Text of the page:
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בס"ד

Rev. Dr. Eckman at Augusta.

 

Dr. Eckman lately went to Augusta, Georgia, by the special invitation of the Israelites residing there, to deliver a series of lectures; and we have been requested to give publicity to the following proceedings, which will speak for themselves.

“At a meeting of the Board of Managers of the Congregation B’nai-Israel, of Augusta, Georgia, on February 23d, 1852, the following preamble and resolutions were unanimously passed:

“Whereas, the Rev. Dr. Julius Eckman has accepted the special invitation of this congregation, and delivered a series of Lectures, long <<93>> to be remembered with feelings of admiration, and whereas, this congregation have found in the Rev. Dr. a truly pious man, a profound scholar, and a gentleman,

“Resolved, That a proper and suitable token, expressive of our feel­ings, be purchased.

“A committee being appointed for its selection, they reported at a meeting of the congregation, on the 28th of February, that Lewis Levy and Samuel Levy, Esqs., had purchased a silver goblet as directed, and that this goblet and the sum of fifty dollars be presented to the reverend gentleman; the committee farther reported, that they had selected Henry Morrison, Esq., to present the same. At a meeting of the congregation, on the 29th of March, it was

“Resolved, That a committee be appointed to return the thanks of this congregation to H. Morrison, Esq., for his able address delivered at the presentation; and that H. Morrison, Esq., and the Rev. Dr. Eckman be respectfully requested to furnish the committee with a copy of their respective addresses.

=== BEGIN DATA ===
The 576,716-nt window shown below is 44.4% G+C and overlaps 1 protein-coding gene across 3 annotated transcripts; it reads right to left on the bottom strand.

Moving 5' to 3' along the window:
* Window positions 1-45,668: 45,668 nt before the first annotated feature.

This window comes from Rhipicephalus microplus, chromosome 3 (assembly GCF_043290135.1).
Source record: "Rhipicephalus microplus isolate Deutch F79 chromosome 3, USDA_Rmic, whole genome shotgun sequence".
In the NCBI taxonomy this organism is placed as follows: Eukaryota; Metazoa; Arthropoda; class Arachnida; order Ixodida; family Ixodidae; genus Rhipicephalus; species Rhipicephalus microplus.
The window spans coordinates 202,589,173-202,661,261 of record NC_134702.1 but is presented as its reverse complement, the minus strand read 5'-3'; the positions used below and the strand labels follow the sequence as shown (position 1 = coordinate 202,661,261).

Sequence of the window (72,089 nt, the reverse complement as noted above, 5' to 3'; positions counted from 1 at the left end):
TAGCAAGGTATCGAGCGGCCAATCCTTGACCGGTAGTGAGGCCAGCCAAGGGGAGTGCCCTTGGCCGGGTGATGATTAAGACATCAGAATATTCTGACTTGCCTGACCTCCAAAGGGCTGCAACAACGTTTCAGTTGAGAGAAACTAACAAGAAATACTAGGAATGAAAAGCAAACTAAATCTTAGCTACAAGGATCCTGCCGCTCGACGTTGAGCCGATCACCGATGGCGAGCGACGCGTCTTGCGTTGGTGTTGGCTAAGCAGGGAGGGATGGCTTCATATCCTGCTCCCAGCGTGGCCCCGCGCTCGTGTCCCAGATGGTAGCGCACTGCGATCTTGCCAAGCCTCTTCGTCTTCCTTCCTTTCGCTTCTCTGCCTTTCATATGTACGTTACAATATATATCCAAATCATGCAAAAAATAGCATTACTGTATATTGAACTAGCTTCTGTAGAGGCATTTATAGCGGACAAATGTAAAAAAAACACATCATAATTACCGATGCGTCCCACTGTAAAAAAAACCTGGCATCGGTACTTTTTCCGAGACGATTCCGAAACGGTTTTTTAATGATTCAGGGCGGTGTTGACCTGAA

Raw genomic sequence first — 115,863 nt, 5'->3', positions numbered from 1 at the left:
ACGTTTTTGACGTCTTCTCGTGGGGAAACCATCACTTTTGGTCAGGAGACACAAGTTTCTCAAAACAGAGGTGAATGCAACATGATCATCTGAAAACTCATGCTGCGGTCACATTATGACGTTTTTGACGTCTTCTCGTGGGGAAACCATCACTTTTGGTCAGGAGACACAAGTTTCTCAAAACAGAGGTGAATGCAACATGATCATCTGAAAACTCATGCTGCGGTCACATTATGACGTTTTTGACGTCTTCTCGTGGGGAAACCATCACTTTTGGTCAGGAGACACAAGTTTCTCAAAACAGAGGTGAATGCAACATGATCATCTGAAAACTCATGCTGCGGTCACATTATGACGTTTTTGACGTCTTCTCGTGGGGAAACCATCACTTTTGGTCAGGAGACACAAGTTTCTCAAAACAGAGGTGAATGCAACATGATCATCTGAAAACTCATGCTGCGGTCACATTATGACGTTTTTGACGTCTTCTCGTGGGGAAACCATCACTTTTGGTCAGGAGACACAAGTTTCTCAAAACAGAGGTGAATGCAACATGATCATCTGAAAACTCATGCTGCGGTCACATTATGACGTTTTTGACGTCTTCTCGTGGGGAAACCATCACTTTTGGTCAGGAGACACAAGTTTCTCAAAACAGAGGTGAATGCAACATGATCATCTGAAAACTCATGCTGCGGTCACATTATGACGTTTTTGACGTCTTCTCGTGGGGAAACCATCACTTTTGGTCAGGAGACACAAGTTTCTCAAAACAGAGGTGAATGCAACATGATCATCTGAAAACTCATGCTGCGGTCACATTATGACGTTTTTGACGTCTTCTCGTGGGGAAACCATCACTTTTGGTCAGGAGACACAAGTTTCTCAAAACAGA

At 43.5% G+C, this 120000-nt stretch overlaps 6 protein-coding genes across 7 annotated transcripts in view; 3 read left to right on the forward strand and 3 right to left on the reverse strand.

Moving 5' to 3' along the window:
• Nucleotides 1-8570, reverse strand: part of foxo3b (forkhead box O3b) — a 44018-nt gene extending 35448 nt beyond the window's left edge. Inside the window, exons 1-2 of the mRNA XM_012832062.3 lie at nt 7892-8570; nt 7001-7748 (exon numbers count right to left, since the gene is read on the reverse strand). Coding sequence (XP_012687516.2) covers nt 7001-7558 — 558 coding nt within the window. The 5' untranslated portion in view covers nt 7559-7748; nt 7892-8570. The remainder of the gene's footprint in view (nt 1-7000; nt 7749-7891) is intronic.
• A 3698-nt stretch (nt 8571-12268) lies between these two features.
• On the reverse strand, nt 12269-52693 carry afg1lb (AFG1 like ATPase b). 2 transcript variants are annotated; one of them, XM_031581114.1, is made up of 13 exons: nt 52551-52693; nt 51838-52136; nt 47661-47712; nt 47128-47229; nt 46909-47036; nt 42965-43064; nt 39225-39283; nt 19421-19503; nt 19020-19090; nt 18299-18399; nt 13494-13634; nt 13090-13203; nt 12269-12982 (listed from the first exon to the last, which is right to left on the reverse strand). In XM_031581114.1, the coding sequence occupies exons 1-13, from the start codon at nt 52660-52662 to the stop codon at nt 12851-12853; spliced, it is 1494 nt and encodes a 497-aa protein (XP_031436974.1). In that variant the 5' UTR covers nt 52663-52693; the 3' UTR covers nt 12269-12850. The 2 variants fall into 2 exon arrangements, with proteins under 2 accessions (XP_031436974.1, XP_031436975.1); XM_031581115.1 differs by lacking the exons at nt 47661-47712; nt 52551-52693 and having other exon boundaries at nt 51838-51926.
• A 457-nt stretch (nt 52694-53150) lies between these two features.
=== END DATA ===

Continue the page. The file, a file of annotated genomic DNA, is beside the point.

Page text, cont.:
“Resolved, That the whole of these proceedings be published in the Asmonean and Occident.”

After the Rev. Dr. Eckman had delivered his last lecture, on Sunday, March 7th, Mr. Morrison arose and addressed him as follows:

“Reverend and esteemed Sir:—I am deputed by the Congregation B’nai Israel to present this goblet and contents as a token of their esteem and admiration. You, Sir, have been long known by reputation to the members of this congregation, and they have been among the many of your fellow-men and coreligionists, who have honoured and esteemed you for your zeal, piety, and ability, in maintaining the religion of Israelites, in all its truth and purity, in opposition to a man who had become faithless to his mission, and a part of your late congregation who have been misled by false doctrines. Sir, I congratulate you on your victory; for you have proved to all good men the integrity, piety, truth, and independence of your position, and every good and conscientious Israelite should be indeed gratefully proud of truth’s champion.

“Reverend Sir, I am pleased and proud to convey to you the unanimous sentiments of this congregation, many who, as I said before, until this period have only known you by reputation. You have <<94>> deceived us, but Sir, that deception has been one of the most pleasing kind; in the Rev. Dr, Julius Eckman, we expected to find a man of piety and ability; you, Sir, have more than sustained this reputation, and be assured, that this congregation appreciates you much better than I can express, and all exclaim with one accord, ‘This is indeed a great and good man.’